NYC: Boosting Immigrants’ Rights

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Several New York City Councilmembers were term limited out of office but the Council’s Immigration committee continues fighting for the rights of immigrants.

The Council chair remains Kendall Stewart. Returning members are Council Members Annabel Palma and Charles Barron, joined now by Darlene Mealy, Melissa Mark Viverito, Michael Nelson, and David Weprin.
Weprin, who is chair of the City Council’s Finance Committee, said that he requested to serve on the Immigration Committe
e because he represents a district in Eastern Queens with a very large percentage of new immigrants. “I want to let the chairman know that he has my full support on initiatives as they come forward, and I know we will be discussing a number of them during the budget process because immigrants play such an important part in the development of our City,� Weprin stated.
Stewart began the meeting by revisiting several of the committee’s past accomplishments, including passage of a law that cracks down on the abusive practices of fraudulent immigration assistance services, and a law aimed at improving conditions faced by thousands of immigrant day laborers. The committee also played a pivotal role in the expansion of funding for the Immigrant Opportunities Initiative, which ensures that immigrant New Yorkers have legal representation and more educational opportunities, and lent its voice in support of the forward-thinking federal immigration legislation, the DREAM Act, which would help immigrant students. At the same time, the committee has worked to protect the City's immigrants by taking a stand against legislation detrimental to their interests, such as the REAL ID Act.

At the meeting, Guiillermo Linares, Commissioner of Immigrant Affairs, gave testimony regarding the activities of the Mayor's Office of Immigrant Affairs, which has as its mission the promotion of active involvement of immigrants in the life of the City. This is crucial since, according to the 2005 Newest New Yorkers Report, 36% of the City's population is foreign-born, and immigrants make up 43% of the workforce.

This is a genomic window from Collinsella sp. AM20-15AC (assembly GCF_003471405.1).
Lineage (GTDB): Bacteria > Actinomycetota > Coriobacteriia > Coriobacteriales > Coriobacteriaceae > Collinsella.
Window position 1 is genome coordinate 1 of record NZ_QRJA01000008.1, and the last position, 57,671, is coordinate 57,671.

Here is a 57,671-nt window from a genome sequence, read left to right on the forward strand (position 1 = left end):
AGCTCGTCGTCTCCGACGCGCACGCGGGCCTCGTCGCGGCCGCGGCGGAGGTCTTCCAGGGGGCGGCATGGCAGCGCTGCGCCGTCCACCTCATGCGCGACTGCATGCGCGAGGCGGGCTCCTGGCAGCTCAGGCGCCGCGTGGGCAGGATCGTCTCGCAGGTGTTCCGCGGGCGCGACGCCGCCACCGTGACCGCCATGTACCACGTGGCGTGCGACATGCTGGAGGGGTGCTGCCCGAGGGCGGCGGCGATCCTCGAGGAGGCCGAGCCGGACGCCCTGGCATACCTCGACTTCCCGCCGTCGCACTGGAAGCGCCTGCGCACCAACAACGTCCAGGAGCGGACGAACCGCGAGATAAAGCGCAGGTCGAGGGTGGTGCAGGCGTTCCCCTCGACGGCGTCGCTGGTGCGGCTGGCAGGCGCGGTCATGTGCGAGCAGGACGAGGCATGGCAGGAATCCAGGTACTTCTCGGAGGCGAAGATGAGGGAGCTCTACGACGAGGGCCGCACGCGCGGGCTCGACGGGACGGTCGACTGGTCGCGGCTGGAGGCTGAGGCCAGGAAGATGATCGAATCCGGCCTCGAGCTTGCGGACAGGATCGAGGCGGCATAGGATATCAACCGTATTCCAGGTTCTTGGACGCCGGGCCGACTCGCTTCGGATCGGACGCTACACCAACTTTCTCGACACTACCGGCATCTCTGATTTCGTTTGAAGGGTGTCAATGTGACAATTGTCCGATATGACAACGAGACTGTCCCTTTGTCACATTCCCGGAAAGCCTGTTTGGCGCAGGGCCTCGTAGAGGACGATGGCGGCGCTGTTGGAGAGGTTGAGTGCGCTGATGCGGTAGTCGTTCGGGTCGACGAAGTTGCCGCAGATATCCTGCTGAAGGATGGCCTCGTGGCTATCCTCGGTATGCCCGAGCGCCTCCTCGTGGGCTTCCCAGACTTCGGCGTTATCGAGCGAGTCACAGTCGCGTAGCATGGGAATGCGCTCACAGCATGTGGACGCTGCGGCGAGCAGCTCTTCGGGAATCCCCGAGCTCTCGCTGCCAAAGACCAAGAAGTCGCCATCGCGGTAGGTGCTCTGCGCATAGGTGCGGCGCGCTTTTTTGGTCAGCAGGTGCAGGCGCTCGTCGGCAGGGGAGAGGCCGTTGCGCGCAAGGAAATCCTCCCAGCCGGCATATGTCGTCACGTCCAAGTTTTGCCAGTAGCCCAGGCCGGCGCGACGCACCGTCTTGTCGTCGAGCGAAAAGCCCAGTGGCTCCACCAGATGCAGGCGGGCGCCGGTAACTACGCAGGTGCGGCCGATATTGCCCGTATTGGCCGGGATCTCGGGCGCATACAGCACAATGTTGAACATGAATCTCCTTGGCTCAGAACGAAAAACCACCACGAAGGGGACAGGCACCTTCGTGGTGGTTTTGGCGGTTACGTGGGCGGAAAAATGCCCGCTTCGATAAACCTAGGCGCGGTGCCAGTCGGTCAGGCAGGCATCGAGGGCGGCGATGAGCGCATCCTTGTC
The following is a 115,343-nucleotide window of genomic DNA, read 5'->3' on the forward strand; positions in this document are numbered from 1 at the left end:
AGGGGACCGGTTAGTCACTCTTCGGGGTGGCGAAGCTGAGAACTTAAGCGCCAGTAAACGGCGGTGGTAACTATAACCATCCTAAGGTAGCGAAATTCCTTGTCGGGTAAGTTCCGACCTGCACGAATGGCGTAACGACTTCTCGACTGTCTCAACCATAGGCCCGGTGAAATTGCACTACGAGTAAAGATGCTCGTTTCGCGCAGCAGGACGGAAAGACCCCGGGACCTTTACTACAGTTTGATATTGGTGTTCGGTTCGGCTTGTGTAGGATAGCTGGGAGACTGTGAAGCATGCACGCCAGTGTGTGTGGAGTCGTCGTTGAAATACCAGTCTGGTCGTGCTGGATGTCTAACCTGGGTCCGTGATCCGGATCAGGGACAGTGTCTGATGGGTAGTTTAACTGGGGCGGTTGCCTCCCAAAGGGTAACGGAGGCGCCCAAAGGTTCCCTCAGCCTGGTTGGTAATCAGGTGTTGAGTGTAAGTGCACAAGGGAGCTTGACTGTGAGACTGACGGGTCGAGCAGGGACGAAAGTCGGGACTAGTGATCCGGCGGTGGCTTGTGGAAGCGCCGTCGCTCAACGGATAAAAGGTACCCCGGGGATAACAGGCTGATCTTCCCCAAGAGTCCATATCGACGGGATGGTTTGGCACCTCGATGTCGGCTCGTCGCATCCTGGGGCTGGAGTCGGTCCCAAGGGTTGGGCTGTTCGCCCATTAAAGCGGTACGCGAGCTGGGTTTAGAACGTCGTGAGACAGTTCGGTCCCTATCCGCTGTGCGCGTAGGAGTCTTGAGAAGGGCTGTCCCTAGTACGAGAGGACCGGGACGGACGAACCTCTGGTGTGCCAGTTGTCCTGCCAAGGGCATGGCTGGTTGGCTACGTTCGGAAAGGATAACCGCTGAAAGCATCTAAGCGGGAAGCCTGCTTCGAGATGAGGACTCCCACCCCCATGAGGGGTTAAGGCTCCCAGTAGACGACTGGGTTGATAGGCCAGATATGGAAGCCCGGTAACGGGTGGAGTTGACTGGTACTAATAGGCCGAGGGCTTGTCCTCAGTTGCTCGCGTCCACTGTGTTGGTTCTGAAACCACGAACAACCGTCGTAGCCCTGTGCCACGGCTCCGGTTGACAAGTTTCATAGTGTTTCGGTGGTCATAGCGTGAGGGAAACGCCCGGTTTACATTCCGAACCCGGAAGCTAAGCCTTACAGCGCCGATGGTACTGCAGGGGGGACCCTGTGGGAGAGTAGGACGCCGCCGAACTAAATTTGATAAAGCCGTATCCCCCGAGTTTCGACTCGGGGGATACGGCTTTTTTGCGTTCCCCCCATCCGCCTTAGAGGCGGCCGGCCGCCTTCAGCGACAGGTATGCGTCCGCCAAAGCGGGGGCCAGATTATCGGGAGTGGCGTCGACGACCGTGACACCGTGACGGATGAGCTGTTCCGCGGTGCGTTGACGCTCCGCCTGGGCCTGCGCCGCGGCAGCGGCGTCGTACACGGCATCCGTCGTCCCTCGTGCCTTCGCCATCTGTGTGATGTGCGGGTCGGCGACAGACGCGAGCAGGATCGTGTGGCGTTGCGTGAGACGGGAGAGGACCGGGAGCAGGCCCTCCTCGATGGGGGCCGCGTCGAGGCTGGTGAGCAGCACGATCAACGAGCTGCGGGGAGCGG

One of the things Linares spoke about was Immigrant Affairs’ effort to meet the needs of New Yorkers with limited English proficiency. It initiated an Inter-Agency Task Force on Language Access, which is attempting to examine language-accessibility and service delivery from all vantage points so that people with limited English can receive vital services from City agencies.

Linares went on to say that his office is working with the Health and Hospitals Corporation to increase awareness and access to HHC Options, a sliding fee-scale primary care program available to all New Yorkers. Immigrant Affairs has also been:

* Organizing a series of meetings with the Department of Education Chancellor Joel Klein with leaders from New York’s immigrant communities
* Working with the NYC Voter Assistance Commission to encourage civic participation
* Assisting the Department of Consumer Affairs with outreach to immigrants about the Earned Income Tax Credit
* Announcing low-cost help for applying for the diversity lottery, and
* Supporting the Office of Emergency Management in reaching immigrant media.

Next to speak was Javier Gallardo, Labor Organizer for the Latin American Workers Project, which organizes the City’s low-income Latino workers. He put before the committee his organization’s proposal as to how Day Laborer Centers should be run to help improve working conditions and prevent labor and civil rights abuses. For example, centers could keep a record of contractors and the salary agreed upon, ensuring that workers can recover unpaid wages and hold employers accountable for injuries on the job. Centers could also help reduce on-the-job injuries by providing protective gear and health and safety trainings.

The final speaker was Adam Gurvitch, Director of Health Advocacy at the New York Immigration Coalition, who said that they strongly support the work the Immigration Committee has done on immigrant issues regarding health, education, housing, civil rights and civil liberties. He asked that the committee continue to play a role in policy as to 1) confidentiality about one’s immigration status, 2) communication between agencies and the thousands of people who haven't had the opportunity to learn English, and 3) funding for English proficiency instruction. Gurvitch noted that the need for English language classes is so great that most community organizations providing instruction have lottery drawings for open slots, as opposed to maintaining three-year waiting lists for these classes.

Council Member Stewart concluded the meeting by recognizing the committee’s Chief Legal Council, Jackie Sherman, for her valuable research work; Al Mullen, from the Mayor's Office of Legislative Affairs, who has been a friend to the committee; and June Persaud, who will also be assisting the committee in making sure that issues concerning immigrants are kept to the forefront in the City Council.

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